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How to Use Crutches, Canes, and Walkers

Using walking aids helps to speed the healing process by taking pressure off injured bones as you stand and walk. In the beginning, everything you do may seem difficult. But, with a few tips and some practice, you will gain confidence and learn to use your walking aid safely.

General guidelines

  • Remove scatter rugs, electrical cords, spills, and anything else that may cause a fall.
  • In the bathroom, use nonslip bath mats, grab bars, a raised toilet seat, and a shower tub seat.
  • Simplify your household to keep the items you need handy and everything else out of the way.
  • Use a backpack, fanny pack, apron, or briefcase to help you carry things around.


Proper size and positioning

The top of your crutches should reach roughly 4cm below your armpits while you stand up with your crutches. Place their tips about 15 cm from the sides of your feet. The handgrips of the crutches should be even with the top of your hip line. Your elbows should bend a bit when you use the handgrips. Hold the top of the crutches tightly to your sides, and use your hands to absorb the weight. Don’t let the tops of the crutches press into your armpits.


Partial weight on your injured leg:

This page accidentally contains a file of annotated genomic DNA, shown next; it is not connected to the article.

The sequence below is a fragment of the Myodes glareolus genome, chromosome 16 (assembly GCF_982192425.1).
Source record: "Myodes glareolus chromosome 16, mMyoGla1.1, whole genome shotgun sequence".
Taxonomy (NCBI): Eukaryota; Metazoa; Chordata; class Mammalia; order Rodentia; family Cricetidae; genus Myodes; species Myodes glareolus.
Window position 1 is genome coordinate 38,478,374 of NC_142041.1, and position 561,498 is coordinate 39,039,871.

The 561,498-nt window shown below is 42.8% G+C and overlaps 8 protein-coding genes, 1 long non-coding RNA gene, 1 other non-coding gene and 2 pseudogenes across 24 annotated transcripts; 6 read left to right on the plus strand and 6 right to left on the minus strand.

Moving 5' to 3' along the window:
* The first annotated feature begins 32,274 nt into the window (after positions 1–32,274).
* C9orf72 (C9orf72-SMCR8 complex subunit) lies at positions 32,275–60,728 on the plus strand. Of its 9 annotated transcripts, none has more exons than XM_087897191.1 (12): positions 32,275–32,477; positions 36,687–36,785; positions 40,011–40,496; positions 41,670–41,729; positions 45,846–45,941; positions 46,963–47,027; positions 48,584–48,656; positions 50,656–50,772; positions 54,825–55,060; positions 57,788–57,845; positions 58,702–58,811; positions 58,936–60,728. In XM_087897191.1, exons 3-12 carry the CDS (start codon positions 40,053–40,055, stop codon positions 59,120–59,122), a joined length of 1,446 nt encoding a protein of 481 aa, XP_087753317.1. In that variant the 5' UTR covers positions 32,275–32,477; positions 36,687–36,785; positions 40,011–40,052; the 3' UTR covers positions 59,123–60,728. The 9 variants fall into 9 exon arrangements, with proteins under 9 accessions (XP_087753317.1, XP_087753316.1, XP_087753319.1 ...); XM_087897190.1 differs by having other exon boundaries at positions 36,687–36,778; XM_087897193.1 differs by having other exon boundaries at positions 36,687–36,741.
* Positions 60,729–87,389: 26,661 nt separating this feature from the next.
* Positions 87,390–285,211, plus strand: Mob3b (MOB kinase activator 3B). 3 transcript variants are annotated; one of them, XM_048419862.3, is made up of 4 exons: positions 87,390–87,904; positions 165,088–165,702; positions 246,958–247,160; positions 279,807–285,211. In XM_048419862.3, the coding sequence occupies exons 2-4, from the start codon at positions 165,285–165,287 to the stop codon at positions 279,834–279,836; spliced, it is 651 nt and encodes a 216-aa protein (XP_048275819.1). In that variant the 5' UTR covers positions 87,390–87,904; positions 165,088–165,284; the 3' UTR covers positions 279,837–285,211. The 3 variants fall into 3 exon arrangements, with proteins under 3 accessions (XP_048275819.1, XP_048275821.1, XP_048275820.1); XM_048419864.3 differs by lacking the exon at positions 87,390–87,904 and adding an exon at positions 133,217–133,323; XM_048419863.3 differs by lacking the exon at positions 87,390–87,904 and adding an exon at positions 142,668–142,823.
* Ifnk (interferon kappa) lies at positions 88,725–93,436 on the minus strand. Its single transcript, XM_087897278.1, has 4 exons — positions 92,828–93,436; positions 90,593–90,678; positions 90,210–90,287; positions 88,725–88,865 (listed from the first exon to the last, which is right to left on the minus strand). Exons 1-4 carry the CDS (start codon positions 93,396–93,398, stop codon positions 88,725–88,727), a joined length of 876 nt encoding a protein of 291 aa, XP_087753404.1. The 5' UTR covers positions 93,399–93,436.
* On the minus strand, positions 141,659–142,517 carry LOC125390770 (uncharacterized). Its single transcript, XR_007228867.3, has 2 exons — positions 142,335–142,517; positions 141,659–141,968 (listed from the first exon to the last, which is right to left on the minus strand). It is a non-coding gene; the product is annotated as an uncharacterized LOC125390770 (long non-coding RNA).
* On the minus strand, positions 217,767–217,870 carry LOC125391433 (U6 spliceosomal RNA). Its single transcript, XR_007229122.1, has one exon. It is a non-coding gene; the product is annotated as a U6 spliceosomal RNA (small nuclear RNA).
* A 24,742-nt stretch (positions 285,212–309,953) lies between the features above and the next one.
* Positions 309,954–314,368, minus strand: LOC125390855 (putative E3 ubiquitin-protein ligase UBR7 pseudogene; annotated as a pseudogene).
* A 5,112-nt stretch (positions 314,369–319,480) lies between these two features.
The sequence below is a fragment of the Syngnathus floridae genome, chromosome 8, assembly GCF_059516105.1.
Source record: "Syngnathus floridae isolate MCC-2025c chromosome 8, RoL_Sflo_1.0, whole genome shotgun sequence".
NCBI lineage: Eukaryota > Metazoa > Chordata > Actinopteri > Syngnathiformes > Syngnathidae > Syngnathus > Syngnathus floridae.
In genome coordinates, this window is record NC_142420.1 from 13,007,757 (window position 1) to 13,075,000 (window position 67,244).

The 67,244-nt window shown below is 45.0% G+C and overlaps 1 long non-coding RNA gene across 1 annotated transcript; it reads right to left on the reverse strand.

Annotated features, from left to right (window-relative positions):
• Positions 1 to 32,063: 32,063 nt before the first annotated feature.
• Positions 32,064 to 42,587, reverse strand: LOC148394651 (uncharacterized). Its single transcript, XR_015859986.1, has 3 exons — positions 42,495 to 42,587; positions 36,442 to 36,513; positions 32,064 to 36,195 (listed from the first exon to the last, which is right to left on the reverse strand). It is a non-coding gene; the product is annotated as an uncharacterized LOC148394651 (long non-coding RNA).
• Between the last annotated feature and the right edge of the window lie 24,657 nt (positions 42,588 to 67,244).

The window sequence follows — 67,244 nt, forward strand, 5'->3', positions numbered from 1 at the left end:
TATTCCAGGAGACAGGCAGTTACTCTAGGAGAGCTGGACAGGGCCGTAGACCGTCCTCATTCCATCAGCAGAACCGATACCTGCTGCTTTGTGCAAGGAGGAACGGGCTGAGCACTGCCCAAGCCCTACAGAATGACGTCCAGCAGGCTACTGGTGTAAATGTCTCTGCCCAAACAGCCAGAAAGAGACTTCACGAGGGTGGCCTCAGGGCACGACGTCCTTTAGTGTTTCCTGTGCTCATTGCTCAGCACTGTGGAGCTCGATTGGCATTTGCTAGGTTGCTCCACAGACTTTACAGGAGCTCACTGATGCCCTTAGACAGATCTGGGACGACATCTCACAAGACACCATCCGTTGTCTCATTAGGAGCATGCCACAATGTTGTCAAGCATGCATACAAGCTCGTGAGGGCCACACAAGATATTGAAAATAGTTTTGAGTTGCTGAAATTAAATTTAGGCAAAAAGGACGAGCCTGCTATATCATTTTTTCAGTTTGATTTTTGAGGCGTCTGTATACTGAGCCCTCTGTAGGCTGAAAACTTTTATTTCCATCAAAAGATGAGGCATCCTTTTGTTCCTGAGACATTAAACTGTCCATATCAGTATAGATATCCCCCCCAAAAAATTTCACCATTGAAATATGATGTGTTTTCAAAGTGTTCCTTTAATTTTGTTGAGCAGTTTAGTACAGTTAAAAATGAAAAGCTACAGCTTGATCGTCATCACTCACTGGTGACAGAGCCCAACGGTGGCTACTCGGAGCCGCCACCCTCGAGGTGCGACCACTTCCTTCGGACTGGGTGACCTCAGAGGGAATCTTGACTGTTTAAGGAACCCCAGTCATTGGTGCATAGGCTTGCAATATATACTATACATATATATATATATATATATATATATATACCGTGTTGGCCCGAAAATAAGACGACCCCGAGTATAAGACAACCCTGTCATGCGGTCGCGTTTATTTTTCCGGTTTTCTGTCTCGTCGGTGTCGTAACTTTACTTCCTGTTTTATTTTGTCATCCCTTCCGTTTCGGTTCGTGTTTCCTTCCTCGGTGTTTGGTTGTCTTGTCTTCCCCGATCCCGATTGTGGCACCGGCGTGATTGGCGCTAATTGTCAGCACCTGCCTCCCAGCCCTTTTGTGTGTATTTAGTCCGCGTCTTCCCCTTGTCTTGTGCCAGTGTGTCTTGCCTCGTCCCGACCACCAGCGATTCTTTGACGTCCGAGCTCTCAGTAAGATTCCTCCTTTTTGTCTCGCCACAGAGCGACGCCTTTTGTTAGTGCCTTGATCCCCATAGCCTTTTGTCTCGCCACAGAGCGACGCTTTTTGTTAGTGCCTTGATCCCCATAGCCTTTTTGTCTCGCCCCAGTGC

Your doctor may allow you to place some of your weight on the injured leg. Use the method below:

  • Stand straight, with shoulders relaxed and your arms slightly bent. Lean your body slightly forward, distributing your weight between the crutches and your uninjured leg.
  • You can put some weight on your injured leg. Move the crutches forward. Then move your injured leg up to meet them.
  • Put some weight on you injured leg as you move your uninjured leg ahead of the crutches. Now repeat these steps to keep walking.

No weight on your injured leg:

If your doctor says you should not put any weight on your injured leg while walking with crutches, use the method below.

  • Stand straight with all your weight on your uninjured leg. Relax your shoulders. Hold the foot of your injured leg off the floor by flexing your knee slightly.
  • Balance all your weight on the crutches tips, slightly in front of you. Use the uninjured leg and crutches to support your weight as you lean your body slightly forward.